Russia drafts new U.N. resolution to extend Syria mission as death toll mounts
Russia circulated among U.N. Security Council members early Wednesday a draft resolution to extend a U.N. mission in Syria for three months so it can shift focus from monitoring a non-existent truce to securing a political solution to the conflict, as violent crackdown left more deaths across the country.
As many as 34 people have been killed by the fire of Syrian forces across the country. The new toll comes one day after 68 people were killed, mostly in Deir Ezzor, Damascus suburbs, Aleppo and Homs, Al Arabiya reported citing Syrian activists.
Meanwhile, heavy clashes were reported early Wednesday between government forces and the Free Syrian Army in al-Qadam neighborhood in Damascus, according to the Syrian Media Center.
The deeply divided Security Council must decide the future of the mission, known as UNSMIS, before July 20 when its initial 90-day mandate expires. International envoy Kofi Annan is due to brief the council on Wednesday on his bid to broker peace in Syria.
Syrian President Bashar al-Assad’s forces have killed more than 15,000 people since a crackdown on pro-democracy protesters began in March 2011, some Western leaders say. Syrian activists put the number at 17,000 deaths. Damascus says rebels have killed several thousand of its security forces.
The Russian draft resolution, received by Al Arabiya, is unlikely to satisfy the United States and European council members, who have called for a resolution under Chapter 7 of the U.N. Charter, which allows the council to authorize actions ranging from diplomatic and economic sanctions to military intervention.
The Russian draft “strongly urges” all sides to immediately cease violence and calls for “urgent” and “immediate” implementation of Annan’s plan.
The draft commits the Security Council “to assess the implementation of this resolution and to consider further steps as appropriate.”
U.S. officials have said they are talking about sanctions on Syria, not military intervention.
Russia’s Deputy U.N. Ambassador Alexander Pankin said a resolution under Chapter 7 would be “counterproductive” in what he described as a “delicate situation.” Russia and China have previously vetoed U.N. resolutions designed to pressure Assad.
“There is no mention of Chapter 7 (in the Russian draft) and that’s a matter of principle for us because we believe the special envoy is doing a commendable job,” Pankin told Reuters. “(The draft) is a continuation of the mission bearing in mind the recommendations of the Secretary-General.”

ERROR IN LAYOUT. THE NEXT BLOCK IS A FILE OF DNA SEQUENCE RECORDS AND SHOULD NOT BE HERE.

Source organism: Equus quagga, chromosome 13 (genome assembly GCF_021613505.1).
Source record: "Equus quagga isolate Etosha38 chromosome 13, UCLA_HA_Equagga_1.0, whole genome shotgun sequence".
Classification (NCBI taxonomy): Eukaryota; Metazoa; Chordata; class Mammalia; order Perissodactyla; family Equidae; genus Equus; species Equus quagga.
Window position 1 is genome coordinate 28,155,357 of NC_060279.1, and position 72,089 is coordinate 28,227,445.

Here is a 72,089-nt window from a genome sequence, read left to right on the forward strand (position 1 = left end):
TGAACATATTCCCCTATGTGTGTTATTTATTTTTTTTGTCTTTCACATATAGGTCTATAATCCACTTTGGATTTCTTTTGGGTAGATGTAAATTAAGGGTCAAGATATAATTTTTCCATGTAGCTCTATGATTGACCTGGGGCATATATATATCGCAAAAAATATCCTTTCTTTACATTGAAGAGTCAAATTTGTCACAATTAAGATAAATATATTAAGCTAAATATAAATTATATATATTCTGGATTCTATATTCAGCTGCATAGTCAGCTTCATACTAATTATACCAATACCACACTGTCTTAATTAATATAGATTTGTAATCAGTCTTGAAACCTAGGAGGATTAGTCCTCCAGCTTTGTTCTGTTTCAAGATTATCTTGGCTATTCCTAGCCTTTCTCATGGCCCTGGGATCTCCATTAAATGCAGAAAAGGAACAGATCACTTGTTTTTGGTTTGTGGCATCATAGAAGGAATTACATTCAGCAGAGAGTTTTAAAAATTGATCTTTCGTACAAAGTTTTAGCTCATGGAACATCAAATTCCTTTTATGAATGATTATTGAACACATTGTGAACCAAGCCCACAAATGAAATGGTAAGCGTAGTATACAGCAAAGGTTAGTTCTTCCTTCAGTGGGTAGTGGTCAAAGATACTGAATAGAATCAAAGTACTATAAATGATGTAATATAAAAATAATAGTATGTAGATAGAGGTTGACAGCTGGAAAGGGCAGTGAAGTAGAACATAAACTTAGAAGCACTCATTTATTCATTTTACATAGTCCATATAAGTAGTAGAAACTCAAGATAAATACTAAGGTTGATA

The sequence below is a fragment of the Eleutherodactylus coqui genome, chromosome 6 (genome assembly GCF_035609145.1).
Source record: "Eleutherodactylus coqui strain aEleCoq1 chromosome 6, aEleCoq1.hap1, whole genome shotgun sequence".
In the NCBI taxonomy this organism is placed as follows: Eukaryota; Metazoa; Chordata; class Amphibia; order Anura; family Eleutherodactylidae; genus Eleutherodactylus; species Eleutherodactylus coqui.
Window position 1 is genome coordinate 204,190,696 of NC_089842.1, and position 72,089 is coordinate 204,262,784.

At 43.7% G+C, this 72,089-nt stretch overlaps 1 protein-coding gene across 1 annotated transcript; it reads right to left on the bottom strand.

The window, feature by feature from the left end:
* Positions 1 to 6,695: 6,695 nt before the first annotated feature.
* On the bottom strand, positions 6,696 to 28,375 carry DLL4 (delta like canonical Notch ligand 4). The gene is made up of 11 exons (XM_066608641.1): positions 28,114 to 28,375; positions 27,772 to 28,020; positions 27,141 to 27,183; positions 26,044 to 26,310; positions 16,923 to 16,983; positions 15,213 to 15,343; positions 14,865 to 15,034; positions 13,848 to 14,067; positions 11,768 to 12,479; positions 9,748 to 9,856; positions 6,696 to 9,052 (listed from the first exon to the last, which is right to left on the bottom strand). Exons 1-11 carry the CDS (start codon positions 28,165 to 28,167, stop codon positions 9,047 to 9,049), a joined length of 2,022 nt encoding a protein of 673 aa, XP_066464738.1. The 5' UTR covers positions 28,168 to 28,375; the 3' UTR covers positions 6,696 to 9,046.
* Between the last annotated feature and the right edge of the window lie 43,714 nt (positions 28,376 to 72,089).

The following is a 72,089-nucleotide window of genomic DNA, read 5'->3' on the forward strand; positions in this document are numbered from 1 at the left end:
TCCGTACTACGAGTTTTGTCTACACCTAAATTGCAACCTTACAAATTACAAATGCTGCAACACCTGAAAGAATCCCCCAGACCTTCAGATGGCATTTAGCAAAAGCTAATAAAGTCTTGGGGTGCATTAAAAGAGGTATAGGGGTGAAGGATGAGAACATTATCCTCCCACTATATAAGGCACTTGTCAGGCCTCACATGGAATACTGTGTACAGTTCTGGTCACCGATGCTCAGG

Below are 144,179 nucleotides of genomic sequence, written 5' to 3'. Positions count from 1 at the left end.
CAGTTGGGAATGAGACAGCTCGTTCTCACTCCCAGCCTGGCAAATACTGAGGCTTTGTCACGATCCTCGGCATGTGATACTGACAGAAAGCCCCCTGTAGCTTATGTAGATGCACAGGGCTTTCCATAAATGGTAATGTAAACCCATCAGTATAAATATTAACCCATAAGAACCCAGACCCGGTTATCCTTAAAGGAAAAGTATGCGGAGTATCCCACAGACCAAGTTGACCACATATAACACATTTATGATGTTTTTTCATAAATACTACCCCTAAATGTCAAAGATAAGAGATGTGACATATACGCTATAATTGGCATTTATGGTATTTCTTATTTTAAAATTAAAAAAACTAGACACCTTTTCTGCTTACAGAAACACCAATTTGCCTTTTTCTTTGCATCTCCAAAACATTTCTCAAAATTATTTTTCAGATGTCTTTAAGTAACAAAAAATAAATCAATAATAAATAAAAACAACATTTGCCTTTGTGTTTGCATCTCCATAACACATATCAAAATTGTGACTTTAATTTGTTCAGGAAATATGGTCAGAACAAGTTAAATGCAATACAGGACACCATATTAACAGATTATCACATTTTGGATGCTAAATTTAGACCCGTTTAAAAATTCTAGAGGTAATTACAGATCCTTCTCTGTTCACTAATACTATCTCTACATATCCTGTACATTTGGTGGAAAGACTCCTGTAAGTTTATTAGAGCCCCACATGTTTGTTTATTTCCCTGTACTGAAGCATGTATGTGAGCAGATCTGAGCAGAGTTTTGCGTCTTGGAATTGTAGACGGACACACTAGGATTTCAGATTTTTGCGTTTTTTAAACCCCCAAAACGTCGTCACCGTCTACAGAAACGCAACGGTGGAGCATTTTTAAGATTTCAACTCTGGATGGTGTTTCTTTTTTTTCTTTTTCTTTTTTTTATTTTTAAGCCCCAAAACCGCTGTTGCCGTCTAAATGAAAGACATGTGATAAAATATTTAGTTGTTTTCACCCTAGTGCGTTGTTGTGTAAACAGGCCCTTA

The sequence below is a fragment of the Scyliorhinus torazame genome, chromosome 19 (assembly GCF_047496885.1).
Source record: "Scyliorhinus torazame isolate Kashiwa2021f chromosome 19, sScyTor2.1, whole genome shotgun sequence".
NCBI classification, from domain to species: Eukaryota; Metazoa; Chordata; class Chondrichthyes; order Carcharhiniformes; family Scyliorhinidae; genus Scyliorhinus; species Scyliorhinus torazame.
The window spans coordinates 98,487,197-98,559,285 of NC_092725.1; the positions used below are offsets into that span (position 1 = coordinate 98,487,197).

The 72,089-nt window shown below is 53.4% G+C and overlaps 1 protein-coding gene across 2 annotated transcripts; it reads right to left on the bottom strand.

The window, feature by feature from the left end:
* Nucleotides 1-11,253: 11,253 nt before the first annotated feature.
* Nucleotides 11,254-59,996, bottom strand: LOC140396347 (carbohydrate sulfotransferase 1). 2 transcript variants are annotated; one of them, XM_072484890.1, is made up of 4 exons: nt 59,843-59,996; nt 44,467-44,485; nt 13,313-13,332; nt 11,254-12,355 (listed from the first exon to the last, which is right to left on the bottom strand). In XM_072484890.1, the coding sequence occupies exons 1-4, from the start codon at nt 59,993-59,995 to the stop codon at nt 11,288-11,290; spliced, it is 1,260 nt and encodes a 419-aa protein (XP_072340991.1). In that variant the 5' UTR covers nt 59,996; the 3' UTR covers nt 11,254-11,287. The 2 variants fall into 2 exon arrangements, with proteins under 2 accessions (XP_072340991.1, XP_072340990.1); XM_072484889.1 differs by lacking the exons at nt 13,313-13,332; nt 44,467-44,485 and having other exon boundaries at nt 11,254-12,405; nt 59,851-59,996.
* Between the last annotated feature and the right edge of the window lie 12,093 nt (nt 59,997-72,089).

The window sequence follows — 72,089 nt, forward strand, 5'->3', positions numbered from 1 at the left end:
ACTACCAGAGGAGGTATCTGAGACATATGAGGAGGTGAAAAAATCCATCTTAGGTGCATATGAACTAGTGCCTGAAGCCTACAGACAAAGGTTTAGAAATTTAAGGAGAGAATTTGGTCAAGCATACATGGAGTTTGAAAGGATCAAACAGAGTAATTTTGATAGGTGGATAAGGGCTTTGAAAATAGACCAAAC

U.N. chief Ban Ki-moon has recommended the emphasis of UNSMIS’ work shift from military observers -- who suspended most of their monitoring activities on June 16 because of increased risk amid rising violence - to the roughly 100 civilian staff focusing on a political solution and issues like human rights.
The mission would keep its current mandate for up to 300 unarmed observers under this option, but significantly fewer likely would be needed to support the new focus.
The Russian draft resolution does not specify a number but “stresses the need for UNSMIS to have a military observer capability to conduct effective verification and fact-finding tasks.”
It “calls upon all Syrian parties to guarantee the safety of UNSMIS personnel without prejudice to its freedom of movement and access, and stresses that the primary responsibility in this regard lies with the Syrian authorities.”
The resolution stressed “that it is for the Syrian people to find a political solution and that the Syrian parties must be prepared to put forward effective and mutually acceptable interlocutors” to work with Annan toward an agreement.
Western nations have been demanding pressure on Assad to carry out Annan's peace plan and are likely to reject the Russian text.
“It’s basically a rollover,” said a diplomat from another Security Council country of the Russian draft, according to AFP. “At minimum, it needs to be combined with some pressure.”
“The council will need to address the Syria situation in a more comprehensive way,” he said.
The United States and European powers have drafted their own resolution, but have not yet decided whether to circulate it to the council.
Annan met with Assad in Damascus on Monday before traveling to Iran and Iraq for talks on the conflict. Annan said Assad had suggested easing the conflict on a step-by-step basis, starting with districts that have suffered the worst violence.